China is set to “remove all sorts of unreasonable barriers and restrictions” to help small and medium-sized enterprises (SME) amid the trade war with the United States. SMEs constitute most of China’s privately-owned enterprise and are thus vital to country’s overall employment and economic growth.
According to a comprehensive policy guideline jointly released by the Central Committee of the Communist Party of China and the State Council, Beijing plans to make it easier and cheaper for businesses to access credit through subsidies and certain bank loans. The government aims to create a level playing field for businesses, especially with regards to market entry and regulation.
“SMEs are a dynamic power for national economic and social important and is critical for expanding employment, improving people’s livelihood, and to foster innovation,” the guidelines said. “For now, they are facing problems of rising production costs, difficulty in obtaining credit and insufficient capabilities to innovate. These issues demand high attention.”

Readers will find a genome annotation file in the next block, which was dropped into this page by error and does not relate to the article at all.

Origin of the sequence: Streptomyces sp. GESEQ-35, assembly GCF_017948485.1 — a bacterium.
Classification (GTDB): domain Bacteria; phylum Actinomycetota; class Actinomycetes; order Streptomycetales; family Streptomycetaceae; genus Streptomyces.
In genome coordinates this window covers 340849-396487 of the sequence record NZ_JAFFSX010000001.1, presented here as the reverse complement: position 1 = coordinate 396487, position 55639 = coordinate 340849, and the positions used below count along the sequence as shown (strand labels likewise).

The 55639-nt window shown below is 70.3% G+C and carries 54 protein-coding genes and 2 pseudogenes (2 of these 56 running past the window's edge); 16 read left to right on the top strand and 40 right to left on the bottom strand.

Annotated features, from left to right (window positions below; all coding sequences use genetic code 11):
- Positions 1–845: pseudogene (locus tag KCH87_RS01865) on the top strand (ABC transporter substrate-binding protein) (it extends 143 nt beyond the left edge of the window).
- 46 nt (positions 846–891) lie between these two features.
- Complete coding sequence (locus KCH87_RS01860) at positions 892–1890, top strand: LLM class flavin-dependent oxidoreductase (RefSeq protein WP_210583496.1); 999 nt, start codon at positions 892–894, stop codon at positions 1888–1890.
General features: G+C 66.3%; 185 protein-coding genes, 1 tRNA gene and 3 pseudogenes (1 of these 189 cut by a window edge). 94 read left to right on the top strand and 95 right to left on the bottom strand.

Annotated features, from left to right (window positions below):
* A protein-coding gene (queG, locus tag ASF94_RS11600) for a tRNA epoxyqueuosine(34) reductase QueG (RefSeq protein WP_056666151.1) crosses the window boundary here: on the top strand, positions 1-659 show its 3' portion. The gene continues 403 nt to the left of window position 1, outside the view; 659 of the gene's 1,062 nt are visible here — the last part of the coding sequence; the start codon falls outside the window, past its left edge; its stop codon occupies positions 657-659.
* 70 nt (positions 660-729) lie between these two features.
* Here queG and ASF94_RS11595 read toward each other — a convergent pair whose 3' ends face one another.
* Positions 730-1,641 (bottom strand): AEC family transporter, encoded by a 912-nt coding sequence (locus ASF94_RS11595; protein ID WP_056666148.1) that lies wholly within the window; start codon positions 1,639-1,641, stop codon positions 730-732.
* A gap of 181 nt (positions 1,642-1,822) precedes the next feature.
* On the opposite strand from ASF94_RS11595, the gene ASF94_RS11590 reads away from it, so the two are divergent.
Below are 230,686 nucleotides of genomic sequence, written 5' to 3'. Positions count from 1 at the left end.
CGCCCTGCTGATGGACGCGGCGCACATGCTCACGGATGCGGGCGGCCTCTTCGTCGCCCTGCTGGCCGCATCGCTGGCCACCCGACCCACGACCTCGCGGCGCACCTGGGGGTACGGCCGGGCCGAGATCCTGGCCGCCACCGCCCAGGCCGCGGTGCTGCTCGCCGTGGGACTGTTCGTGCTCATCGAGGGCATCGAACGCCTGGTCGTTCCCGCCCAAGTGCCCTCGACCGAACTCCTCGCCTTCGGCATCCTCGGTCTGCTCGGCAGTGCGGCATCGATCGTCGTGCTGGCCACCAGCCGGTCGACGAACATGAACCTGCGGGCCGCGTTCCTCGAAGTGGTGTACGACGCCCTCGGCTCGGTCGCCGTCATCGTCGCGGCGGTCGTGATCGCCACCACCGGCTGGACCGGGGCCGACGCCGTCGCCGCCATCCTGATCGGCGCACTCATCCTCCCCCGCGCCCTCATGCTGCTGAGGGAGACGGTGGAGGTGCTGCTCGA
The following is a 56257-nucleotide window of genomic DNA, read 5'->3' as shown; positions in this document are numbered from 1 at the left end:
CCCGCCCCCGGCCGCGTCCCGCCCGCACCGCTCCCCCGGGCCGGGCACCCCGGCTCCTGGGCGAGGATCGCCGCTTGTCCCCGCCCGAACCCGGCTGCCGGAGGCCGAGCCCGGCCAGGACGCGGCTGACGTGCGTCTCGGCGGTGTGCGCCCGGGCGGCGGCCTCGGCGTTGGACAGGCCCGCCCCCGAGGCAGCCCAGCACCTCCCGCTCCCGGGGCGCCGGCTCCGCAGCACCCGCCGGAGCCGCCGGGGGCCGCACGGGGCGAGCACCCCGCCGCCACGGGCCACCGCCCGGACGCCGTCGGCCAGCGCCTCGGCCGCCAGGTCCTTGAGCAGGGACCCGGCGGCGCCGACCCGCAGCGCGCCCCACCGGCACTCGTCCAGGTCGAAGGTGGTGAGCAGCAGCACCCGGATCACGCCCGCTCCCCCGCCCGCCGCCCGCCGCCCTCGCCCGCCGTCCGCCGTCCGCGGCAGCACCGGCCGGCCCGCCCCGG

The need for the Chinese government to support small businesses became even more apparent last summer when it began its trade was with the US. Small private businesses are more vulnerable to trade disputes and an economic slowdown than state-owned enterprises. State-owned businesses are often bigger and enjoy favourable benefits from the government and banks, even though they contribute most of the growth and employment.
Employment remains the top priority on Premier Li Keqiang’s agenda this year. China has vowed to create 11 million new urban jobs in 2019 and cap the surveyed urban unemployment rate at 5.5 per cent.
According to economists from Morgan Stanley, slower investment growth, led by property construction and manufacturing; coupled with subdued exports may result in China’s gross domestic product slowing to 6.2 per cent in the first quarter.
The National Bureau of Statistics is due to release the first quarter economic data on April 17.